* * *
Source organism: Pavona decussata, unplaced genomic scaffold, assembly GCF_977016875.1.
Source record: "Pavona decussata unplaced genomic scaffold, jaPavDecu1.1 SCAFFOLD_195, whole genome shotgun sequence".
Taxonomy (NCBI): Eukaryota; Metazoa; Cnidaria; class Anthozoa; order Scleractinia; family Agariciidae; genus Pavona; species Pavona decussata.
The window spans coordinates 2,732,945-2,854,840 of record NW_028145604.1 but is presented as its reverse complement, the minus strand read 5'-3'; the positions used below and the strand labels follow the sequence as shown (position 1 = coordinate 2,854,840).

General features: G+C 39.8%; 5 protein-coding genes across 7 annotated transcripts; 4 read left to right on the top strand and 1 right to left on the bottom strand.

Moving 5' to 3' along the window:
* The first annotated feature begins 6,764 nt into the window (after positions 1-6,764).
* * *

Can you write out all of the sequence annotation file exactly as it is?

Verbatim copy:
Source organism: Pavona decussata, unplaced genomic scaffold, assembly GCF_977016875.1.
Source record: "Pavona decussata unplaced genomic scaffold, jaPavDecu1.1 SCAFFOLD_195, whole genome shotgun sequence".
Taxonomy (NCBI): Eukaryota; Metazoa; Cnidaria; class Anthozoa; order Scleractinia; family Agariciidae; genus Pavona; species Pavona decussata.
The window spans coordinates 2,732,945-2,854,840 of record NW_028145604.1 but is presented as its reverse complement, the minus strand read 5'-3'; the positions used below and the strand labels follow the sequence as shown (position 1 = coordinate 2,854,840).

General features: G+C 39.8%; 5 protein-coding genes across 7 annotated transcripts; 4 read left to right on the top strand and 1 right to left on the bottom strand.

Moving 5' to 3' along the window:
* The first annotated feature begins 6,764 nt into the window (after positions 1-6,764).